Supply Chain Assessment of Maternal, Newborn and Child Health Commodities in Ghana’s Private Sector Facilities, Wholesalers, and Retail Pharmacies

Deogratius Kimera1, Daniel Oswald Owusu-Afranie1, Damaris Forson1, Emmanuel Menyah1, Claudette Ahliba Diogo2

1 USAID Global Health Supply Chain-Procurement and Supply Management, Marvel House, 1st Floor, 148A Giffard Road, Cantonments, Accra, Ghana.

2Ghana Health Service, Dodoo Lane, Accra, Ghana

October (2022) pp 1-4 DOI:
Published online 6th October, 2022.
© 2022 The Author(s). This is an open access article under the CCBY license


Background: The private sector in Ghana provides 50% of health services in the country yet there is limited information on the supply chain management of MNCH commodities in this sector.

Aim: To understand how MNCH commodities are managed within the private sector.

Method: A mixed methods approach was used to capture supply chain related data on a subset of MNCH commodities in the private sector. The sampling strategy included the selection of four regions (Ashanti, Greater Accra, Northern, and Upper East) in Ghana. Quantitative data on product management, availability, source, pricing and registration were collected from retail pharmacies, private health facilities and wholesalers. Additionally qualitative data on factors influencing supply decisions were collected from wholesalers.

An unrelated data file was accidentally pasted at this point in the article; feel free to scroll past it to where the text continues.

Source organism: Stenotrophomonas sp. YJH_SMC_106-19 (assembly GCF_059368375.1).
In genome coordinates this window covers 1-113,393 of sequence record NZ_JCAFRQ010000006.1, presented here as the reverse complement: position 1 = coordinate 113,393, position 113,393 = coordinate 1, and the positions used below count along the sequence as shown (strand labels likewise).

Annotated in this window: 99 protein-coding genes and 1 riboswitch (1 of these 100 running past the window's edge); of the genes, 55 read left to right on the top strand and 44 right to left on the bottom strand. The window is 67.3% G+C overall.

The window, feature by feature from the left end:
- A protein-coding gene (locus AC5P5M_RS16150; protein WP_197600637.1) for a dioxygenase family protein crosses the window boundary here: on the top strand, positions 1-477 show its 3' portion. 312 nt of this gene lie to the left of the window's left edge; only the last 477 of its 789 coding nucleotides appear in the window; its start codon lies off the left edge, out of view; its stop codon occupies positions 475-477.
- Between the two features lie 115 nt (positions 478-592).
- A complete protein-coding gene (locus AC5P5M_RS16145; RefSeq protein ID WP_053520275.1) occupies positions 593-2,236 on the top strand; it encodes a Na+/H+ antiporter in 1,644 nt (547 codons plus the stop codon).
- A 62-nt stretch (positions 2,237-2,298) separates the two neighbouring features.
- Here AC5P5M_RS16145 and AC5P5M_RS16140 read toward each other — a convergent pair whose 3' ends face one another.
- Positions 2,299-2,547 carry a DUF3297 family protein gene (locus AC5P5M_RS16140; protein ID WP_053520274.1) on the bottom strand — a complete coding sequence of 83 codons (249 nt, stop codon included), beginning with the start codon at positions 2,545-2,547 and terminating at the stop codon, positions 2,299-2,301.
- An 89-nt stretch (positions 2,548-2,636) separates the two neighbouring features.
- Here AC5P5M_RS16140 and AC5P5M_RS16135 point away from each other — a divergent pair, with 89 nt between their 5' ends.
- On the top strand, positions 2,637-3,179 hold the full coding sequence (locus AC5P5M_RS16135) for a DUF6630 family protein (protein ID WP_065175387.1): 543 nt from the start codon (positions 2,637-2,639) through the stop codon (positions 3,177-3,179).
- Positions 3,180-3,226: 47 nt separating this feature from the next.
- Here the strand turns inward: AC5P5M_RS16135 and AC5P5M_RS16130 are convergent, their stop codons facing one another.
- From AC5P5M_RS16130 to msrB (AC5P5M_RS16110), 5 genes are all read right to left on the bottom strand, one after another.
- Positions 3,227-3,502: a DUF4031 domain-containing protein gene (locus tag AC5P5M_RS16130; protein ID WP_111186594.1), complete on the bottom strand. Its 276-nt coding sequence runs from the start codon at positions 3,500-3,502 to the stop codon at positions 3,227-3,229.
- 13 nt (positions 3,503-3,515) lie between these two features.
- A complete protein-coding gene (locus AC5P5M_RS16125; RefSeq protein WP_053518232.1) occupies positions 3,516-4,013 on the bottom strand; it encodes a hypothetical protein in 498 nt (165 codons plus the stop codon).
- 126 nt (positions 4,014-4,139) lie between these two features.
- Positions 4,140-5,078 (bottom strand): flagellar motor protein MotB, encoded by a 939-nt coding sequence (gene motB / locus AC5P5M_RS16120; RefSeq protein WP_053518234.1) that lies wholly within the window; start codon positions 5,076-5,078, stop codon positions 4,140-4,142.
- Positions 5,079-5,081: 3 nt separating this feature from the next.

Results: The study showed that retail pharmacies and wholesalers were less likely to manage injectable products like gentamicin, magnesium sulphate and oxytocin as compared to private health facilities. At all three facility types, amoxicillin DT, chlorhexidine gel and ORS + zinc co-pack were the least managed products. The main reason for non-management of MNCH products was “low or no client demand”. Majority of MNCH products had at least half of the most prevalent brands registered. Regarding product pricing, the results showed lower NHIS prices for certain products compared to selling prices at retail pharmacies and health facilities. Ninety percent of all three facility types met at least half of the storage requirements; with 100% of wholesalers and 96% of health facilities storing oxytocin in a working refrigerator. However, 25% of retail pharmacies did not store oxytocin within the recommended temperature range of 2-8 degrees.

Conclusion: The private sector is influenced by commercial factors, which could come at a high cost in terms of availability, accessibility, and affordability for individuals and families. There is the need to create a cost incentive that encourages the private sector to offer and improve access to critical MNCH commodities, including amoxicillin DT, ORS + zinc co-pack, chlorhexidine gel and injectable MNCH products.

Keywords: Private sector, MNCH, Supply Chain, Wholesale pharmacies, Retail pharmacies

© The Author(s) 2022. Published by the Pharmaceutical Society of Ghana (PSGH). This is an Open Access article distributed under the terms of the Creative Commons Attribution License (, which permits unrestricted reuse, distribution, and reproduction in any medium, provided the original work is properly cited.